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With hotels in downtown filled to capacity months in advance, real estate agent Savannah Martin decides to pick up some extra money renting out her empty East Nashville apartment. She’s living with her boyfriend, and the place is just sitting there, begging to be put to use.
But when her latest tenant ends up dead—strangled in Savannah’s bed by what might have been a paying customer—the promise of easy money quickly turns sour.
As the hunt for the killer leads to their shared hometown of Sweetwater, Tennessee, Savannah’s boyfriend, TBI agent Rafe Collier, is tapped to help with the investigation. But a familiarity with the town and the people in it isn’t necessarily a benefit when the main suspect in the murder is the man Savannah decided not to marry. The same man who has never forgiven Rafe for stealing her away…
When the phone rings before seven in the morning, it’s rarely good news.
Although when the phone beside my bed rang at 6:28 AM on the last Sunday in May, the reason I usually worry was lying next to me, so at least I knew the bad news wouldn’t be about him.
Rafe was safe, curled up behind me in bed, with a possessive arm around my waist and a protective hand splayed over my stomach, where his son or daughter was getting ready to serve up my usual helping of morning sickness.
Rafe’s presence only helped momentarily, as I have plenty of other hostages to fortune. My brother, my sister, my brother-in-law, three nieces, two nephews, assorted aunts and uncles, and quite a few friends.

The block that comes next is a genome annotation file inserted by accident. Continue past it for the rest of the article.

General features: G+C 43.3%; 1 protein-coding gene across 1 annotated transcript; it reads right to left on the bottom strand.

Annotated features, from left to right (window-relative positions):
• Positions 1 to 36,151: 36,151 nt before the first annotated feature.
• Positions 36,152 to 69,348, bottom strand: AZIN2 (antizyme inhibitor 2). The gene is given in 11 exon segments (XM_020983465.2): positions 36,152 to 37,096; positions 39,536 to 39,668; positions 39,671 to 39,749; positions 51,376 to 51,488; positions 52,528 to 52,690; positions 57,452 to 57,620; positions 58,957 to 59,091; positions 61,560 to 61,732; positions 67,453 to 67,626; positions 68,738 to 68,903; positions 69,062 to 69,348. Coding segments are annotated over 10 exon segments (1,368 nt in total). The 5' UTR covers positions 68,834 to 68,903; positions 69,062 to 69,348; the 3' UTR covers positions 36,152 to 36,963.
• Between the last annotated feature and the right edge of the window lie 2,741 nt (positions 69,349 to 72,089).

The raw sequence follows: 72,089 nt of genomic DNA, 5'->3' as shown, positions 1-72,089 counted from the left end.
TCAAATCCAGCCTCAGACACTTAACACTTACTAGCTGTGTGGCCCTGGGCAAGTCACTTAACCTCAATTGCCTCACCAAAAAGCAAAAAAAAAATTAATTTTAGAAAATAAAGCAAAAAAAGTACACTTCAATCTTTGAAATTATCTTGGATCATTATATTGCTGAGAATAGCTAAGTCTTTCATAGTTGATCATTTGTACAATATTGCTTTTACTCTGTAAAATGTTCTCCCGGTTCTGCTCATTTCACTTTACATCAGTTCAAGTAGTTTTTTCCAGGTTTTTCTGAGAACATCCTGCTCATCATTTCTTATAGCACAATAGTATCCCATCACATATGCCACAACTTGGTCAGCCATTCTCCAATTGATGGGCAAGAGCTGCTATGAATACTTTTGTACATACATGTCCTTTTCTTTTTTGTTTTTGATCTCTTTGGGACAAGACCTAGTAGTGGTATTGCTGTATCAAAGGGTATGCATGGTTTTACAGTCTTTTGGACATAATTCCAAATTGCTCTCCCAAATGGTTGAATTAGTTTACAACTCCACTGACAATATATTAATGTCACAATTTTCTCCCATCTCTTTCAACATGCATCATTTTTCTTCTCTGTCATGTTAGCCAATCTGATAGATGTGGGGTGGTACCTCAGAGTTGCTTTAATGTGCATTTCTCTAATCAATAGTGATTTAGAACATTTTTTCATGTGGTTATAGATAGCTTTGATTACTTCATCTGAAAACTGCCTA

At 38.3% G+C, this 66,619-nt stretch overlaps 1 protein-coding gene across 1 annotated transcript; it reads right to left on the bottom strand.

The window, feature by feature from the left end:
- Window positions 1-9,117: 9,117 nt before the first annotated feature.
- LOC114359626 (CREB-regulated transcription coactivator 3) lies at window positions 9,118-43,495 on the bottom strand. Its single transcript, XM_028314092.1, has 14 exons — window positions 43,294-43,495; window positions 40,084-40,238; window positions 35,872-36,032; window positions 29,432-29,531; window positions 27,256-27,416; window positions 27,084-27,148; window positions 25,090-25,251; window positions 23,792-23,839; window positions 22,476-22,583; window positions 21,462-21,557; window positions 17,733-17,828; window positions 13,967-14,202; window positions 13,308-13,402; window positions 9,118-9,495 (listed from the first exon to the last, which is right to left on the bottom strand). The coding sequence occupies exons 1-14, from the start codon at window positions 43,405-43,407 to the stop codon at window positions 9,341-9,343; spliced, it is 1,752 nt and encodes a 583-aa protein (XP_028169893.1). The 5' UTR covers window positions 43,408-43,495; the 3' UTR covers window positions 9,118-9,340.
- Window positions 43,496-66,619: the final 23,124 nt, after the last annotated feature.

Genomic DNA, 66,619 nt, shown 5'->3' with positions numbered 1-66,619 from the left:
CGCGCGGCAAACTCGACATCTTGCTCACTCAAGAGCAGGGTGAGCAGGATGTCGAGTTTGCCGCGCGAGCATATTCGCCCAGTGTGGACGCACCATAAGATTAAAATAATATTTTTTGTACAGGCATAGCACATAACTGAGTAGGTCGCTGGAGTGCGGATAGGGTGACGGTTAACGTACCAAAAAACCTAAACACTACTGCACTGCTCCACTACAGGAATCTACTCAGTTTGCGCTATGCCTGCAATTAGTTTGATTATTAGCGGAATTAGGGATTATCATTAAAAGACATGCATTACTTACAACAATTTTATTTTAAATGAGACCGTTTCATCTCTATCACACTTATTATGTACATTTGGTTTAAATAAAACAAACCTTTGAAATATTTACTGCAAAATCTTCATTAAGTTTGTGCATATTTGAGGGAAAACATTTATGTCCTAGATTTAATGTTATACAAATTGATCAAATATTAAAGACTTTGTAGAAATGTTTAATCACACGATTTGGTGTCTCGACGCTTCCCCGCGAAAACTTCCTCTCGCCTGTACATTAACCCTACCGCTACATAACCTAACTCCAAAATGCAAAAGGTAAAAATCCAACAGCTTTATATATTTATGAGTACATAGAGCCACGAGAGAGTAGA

Not to mention my mother. We don’t always get along, but I’d hate it if anything happened to her, especially before she can come around to my way of thinking and embrace her future son-in-law.
And speaking of her future son-in-law… Rafe has a grandmother and a son of his own, along with a few friends who might also be the reason for this call. The list of potential victims just kept growing as the echoes of the phone rang in my ears.
“You want I should get that?”
Rafe sounded wide awake, although I knew he’d been asleep just a minute ago. That’s what ten years of undercover work will do for somebody: make him able to go from dead sleep to wide awake at the sound of a ringtone.
“No.” I reached for the phone. “I’ve got it.”
He didn’t argue, just settled back down, long fingers making circles across my rounded stomach. Going a little farther south with each sweep.
I knew where those fingers were headed, so I picked up the phone with the intention of getting rid of whoever was calling as quickly as possible. “What?”
There was a beat, and then— “Manners, Savannah,” a voice murmured.
Rafe’s hand stopped making circles. Even he draws the line at trying to get into my panties while I’m talking to my mother. Or perhaps it’s simply that the thought of my mother acts like a bucket of ice on his libido.
He removed his hand and flopped over on his back with a sound that was halfway between a laugh and a groan.
“Yes, darling,” the phone said.
Yes, of course. I resigned myself to doing without any more of Rafe’s attention until I could get her off the line. “What’s wrong?”
“Are you alone?” mother inquired.
“No.” My voice was laced with a heavy dose of ‘duh,’ but of course I couldn’t actually say so. Not to my mother. “It’s six-thirty in the morning on a weekend. We’re still in bed.”
“You and…?” Mother hesitated delicately.
I took the phone away from my ear and looked at it before putting it back. Amnesia? Early onset dementia? She’s only fifty-eight, but I suppose stranger things have happened.
Probably it was just denial, pure and simple. I proceeded to remind her who I was sleeping with. “My fiancé. The father of my baby. Remember?”
“Rafael,” my mother said, with that inflection of sour lemons only she can manage.